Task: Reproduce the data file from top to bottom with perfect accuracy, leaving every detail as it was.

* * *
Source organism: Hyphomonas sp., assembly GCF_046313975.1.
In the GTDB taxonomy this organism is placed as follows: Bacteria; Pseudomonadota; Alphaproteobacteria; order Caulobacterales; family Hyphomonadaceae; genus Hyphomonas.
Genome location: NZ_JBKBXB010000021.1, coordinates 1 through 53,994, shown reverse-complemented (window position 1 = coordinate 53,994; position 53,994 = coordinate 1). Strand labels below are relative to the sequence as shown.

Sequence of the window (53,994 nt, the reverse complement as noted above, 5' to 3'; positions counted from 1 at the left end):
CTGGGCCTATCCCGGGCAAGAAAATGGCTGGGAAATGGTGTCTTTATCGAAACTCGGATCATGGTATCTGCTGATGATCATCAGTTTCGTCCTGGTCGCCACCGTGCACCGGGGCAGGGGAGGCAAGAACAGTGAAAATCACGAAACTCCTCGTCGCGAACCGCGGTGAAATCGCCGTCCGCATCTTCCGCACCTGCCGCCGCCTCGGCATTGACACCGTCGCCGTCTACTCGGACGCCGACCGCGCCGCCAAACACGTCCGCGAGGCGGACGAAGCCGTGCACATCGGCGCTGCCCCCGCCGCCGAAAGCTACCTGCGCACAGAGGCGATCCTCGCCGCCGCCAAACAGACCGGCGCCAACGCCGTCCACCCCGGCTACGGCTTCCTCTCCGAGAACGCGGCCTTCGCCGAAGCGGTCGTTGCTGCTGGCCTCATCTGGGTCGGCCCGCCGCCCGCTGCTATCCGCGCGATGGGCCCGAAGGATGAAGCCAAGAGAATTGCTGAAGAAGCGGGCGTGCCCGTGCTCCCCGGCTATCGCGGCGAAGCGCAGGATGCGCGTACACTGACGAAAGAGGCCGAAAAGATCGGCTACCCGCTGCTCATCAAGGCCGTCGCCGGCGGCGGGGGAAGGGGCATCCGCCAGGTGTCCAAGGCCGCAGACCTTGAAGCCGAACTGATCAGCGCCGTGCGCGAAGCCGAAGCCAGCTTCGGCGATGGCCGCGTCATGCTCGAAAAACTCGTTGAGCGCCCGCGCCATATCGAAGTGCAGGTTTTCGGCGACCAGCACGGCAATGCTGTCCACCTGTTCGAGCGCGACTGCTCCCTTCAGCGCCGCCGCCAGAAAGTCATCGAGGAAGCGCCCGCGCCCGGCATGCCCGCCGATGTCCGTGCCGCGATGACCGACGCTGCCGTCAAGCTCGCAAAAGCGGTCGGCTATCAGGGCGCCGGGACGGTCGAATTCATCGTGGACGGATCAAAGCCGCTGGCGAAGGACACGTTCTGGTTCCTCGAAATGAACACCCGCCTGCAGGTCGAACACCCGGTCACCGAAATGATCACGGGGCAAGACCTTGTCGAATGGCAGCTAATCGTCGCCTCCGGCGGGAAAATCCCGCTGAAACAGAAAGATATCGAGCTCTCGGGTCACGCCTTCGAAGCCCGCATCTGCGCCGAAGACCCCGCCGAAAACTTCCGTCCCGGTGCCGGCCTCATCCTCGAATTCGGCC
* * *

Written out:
Source organism: Hyphomonas sp., assembly GCF_046313975.1.
In the GTDB taxonomy this organism is placed as follows: Bacteria; Pseudomonadota; Alphaproteobacteria; order Caulobacterales; family Hyphomonadaceae; genus Hyphomonas.
Genome location: NZ_JBKBXB010000021.1, coordinates 1 through 53,994, shown reverse-complemented (window position 1 = coordinate 53,994; position 53,994 = coordinate 1). Strand labels below are relative to the sequence as shown.

Sequence of the window (53,994 nt, the reverse complement as noted above, 5' to 3'; positions counted from 1 at the left end):
CTGGGCCTATCCCGGGCAAGAAAATGGCTGGGAAATGGTGTCTTTATCGAAACTCGGATCATGGTATCTGCTGATGATCATCAGTTTCGTCCTGGTCGCCACCGTGCACCGGGGCAGGGGAGGCAAGAACAGTGAAAATCACGAAACTCCTCGTCGCGAACCGCGGTGAAATCGCCGTCCGCATCTTCCGCACCTGCCGCCGCCTCGGCATTGACACCGTCGCCGTCTACTCGGACGCCGACCGCGCCGCCAAACACGTCCGCGAGGCGGACGAAGCCGTGCACATCGGCGCTGCCCCCGCCGCCGAAAGCTACCTGCGCACAGAGGCGATCCTCGCCGCCGCCAAACAGACCGGCGCCAACGCCGTCCACCCCGGCTACGGCTTCCTCTCCGAGAACGCGGCCTTCGCCGAAGCGGTCGTTGCTGCTGGCCTCATCTGGGTCGGCCCGCCGCCCGCTGCTATCCGCGCGATGGGCCCGAAGGATGAAGCCAAGAGAATTGCTGAAGAAGCGGGCGTGCCCGTGCTCCCCGGCTATCGCGGCGAAGCGCAGGATGCGCGTACACTGACGAAAGAGGCCGAAAAGATCGGCTACCCGCTGCTCATCAAGGCCGTCGCCGGCGGCGGGGGAAGGGGCATCCGCCAGGTGTCCAAGGCCGCAGACCTTGAAGCCGAACTGATCAGCGCCGTGCGCGAAGCCGAAGCCAGCTTCGGCGATGGCCGCGTCATGCTCGAAAAACTCGTTGAGCGCCCGCGCCATATCGAAGTGCAGGTTTTCGGCGACCAGCACGGCAATGCTGTCCACCTGTTCGAGCGCGACTGCTCCCTTCAGCGCCGCCGCCAGAAAGTCATCGAGGAAGCGCCCGCGCCCGGCATGCCCGCCGATGTCCGTGCCGCGATGACCGACGCTGCCGTCAAGCTCGCAAAAGCGGTCGGCTATCAGGGCGCCGGGACGGTCGAATTCATCGTGGACGGATCAAAGCCGCTGGCGAAGGACACGTTCTGGTTCCTCGAAATGAACACCCGCCTGCAGGTCGAACACCCGGTCACCGAAATGATCACGGGGCAAGACCTTGTCGAATGGCAGCTAATCGTCGCCTCCGGCGGGAAAATCCCGCTGAAACAGAAAGATATCGAGCTCTCGGGTCACGCCTTCGAAGCCCGCATCTGCGCCGAAGACCCCGCCGAAAACTTCCGTCCCGGTGCCGGCCTCATCCTCGAATTCGGCC